If you're after a romantic beach holiday on a beautiful island and don't mind paying a premium for it, Ko Ngai is worth considering. Sitting quietly amid a scenic patch of the Andaman Sea with plentiful coral, Ngai hosts a long sliver of blondish-white sand with views to distant limestone karsts and the mainland. The tiny island doesn't have much character, but it offers plenty of comfort.
Officially part of Ko Lanta National Park, Ko Ngai (also spelt Hai) is easily reached during high season from Ko Lanta itself, the mainland via Trang province and several other islands. Neighbouring Ko Muk and Ko Kradan join Ngai to form a triangle that makes it easy to hop from one to the next. Dotted in between, the rocky isles of Ko Maa, Ko Chueak and Ko Waen conceal some great snorkelling sites that can be reached by kayak or longtail.
The long east-facing beach hosts a string of resorts that tend to focus on midrange to upscale travellers, with only a few options available for below 1,000 baht a night in high season. While Ngai is a good choice for families and especially couples, solo travellers and backpackers would be much better served by Muk, Kradan or Lanta. Expect to feel a tad out of place among the dreamy eyed couples if you come to Ngai alone. A party island this is not.
On the other hand, if you want to focus on a romantic, idyllic setting and couldn't care less about experiencing local culture, Ngai is a fine choice (and you can always catch up on culture back in Trang). The clientele is almost 100% foreign and migrant workers staff some resorts; if it weren't for the Thai flags strung to the longtail boats, you might forget that you're in Thailand altogether.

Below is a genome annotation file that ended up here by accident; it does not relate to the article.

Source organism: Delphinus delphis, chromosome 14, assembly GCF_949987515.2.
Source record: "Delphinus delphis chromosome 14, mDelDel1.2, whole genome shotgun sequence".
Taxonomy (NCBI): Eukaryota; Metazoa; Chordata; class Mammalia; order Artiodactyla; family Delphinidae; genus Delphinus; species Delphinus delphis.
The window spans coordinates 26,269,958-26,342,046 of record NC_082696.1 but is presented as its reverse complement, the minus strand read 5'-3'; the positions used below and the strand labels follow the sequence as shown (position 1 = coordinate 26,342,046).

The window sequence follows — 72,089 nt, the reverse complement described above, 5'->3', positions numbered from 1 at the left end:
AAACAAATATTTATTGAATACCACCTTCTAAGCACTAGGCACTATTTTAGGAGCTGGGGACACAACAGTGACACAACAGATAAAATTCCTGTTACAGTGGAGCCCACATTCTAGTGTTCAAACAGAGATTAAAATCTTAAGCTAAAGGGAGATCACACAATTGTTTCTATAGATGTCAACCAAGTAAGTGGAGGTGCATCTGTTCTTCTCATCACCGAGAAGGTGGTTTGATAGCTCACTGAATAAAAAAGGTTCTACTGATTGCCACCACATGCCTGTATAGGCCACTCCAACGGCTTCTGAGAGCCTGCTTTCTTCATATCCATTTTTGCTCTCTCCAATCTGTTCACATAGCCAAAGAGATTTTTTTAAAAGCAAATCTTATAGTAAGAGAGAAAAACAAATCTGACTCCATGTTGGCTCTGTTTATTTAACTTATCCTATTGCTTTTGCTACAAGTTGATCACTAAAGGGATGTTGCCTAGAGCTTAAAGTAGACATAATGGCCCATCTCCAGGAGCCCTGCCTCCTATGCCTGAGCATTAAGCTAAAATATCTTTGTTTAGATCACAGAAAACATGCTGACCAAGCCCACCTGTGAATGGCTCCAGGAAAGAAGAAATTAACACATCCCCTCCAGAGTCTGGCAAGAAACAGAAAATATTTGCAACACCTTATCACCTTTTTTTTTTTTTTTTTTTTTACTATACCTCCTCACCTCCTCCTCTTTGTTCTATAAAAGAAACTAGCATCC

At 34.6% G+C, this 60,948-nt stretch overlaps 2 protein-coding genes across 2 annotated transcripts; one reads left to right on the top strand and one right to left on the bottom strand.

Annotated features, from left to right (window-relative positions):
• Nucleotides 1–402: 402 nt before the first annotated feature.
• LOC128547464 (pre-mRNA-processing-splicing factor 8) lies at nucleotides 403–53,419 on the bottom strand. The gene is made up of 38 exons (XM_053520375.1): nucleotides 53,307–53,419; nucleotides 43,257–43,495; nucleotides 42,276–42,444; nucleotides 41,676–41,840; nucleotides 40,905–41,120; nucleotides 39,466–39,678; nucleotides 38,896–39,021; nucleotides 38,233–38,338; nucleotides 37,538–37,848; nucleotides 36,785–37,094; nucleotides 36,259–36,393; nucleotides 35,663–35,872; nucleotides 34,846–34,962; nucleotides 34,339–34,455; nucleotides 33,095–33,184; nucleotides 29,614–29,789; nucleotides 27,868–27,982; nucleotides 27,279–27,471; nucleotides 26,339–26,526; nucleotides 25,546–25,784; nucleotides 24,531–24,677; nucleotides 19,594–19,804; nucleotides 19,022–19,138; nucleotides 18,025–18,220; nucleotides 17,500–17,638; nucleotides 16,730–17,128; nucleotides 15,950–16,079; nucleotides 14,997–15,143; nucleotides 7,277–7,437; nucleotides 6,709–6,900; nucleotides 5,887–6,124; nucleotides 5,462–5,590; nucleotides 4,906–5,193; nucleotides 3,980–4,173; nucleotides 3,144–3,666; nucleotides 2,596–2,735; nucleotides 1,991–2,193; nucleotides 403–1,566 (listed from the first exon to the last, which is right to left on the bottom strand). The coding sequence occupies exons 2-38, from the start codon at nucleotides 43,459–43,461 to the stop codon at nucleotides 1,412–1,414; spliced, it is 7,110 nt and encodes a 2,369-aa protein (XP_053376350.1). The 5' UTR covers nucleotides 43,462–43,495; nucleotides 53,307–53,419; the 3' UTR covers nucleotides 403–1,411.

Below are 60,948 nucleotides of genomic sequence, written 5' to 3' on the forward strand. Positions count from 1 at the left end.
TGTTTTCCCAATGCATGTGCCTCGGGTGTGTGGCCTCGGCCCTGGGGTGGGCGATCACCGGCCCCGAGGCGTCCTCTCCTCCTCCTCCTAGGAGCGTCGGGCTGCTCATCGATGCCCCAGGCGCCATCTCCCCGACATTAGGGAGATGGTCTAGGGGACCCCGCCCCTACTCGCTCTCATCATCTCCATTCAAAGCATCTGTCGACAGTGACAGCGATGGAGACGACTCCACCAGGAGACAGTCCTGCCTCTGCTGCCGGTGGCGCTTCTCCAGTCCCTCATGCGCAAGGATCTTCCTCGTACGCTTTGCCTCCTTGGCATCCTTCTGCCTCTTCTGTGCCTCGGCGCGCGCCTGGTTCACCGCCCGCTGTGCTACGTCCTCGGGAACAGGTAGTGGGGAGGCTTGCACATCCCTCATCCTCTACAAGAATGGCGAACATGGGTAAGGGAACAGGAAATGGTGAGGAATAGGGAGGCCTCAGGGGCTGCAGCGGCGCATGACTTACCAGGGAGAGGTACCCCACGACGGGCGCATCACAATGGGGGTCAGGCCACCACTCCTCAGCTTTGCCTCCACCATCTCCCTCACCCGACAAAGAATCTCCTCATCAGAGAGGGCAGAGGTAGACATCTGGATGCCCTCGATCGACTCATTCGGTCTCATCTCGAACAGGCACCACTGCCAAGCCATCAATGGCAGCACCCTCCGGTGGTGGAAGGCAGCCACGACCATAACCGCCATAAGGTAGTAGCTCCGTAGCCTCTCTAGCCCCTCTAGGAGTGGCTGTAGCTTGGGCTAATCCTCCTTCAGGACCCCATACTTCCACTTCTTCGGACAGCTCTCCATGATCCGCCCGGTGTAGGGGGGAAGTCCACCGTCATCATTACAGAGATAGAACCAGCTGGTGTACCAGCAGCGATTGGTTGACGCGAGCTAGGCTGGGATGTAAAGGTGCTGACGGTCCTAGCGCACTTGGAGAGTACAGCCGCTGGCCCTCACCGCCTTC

Just you, a beach, and a flag.
If you're into snorkelling
, Ko Ngai makes a good base. While the coral is mostly dead, the surrounding reefs and offshore islets attract schools of tropical fish. The magnificent seascapes of Ko Rok can be explored some 15 km west of Ngai (expect to pay around 4,000 baht for a daytrip by longtail), while Muk's awe-inspiring Emerald Cave
and Kradan's South Reef are commonly included on boat excursions closer to Ngai. Snorkels can be rented at most resorts for 200 baht a day, and tours by longtail start at 600 baht.
Coconuts on demand.
Though Ngai is not a diving centre like nearby Lanta, it does host a couple of options. With a beachfront office just north of Koh Hai Villa, the newish Ko Ngai Diving
is a small, independent operation run by a polite Thai man who offers day trips to Hin Daeng, Ko Haa and other terrific sites in the marine park. There's also the German-run Rainbow Divers
based at Koh Hai Fantasty Resort.
Take it easy.
By Thailand standards, Ko Ngai is a very expensive island
— perhaps unreasonably so. A large bottle of water that goes for 13 baht on the mainland will run you 40 to 50 baht here, and don't get us started on the often-lacklustre food. With no standalone shops or restaurants on the island, everything you'll eat or drink will come from a resort.
Ko Ngai does have 24-hour electricity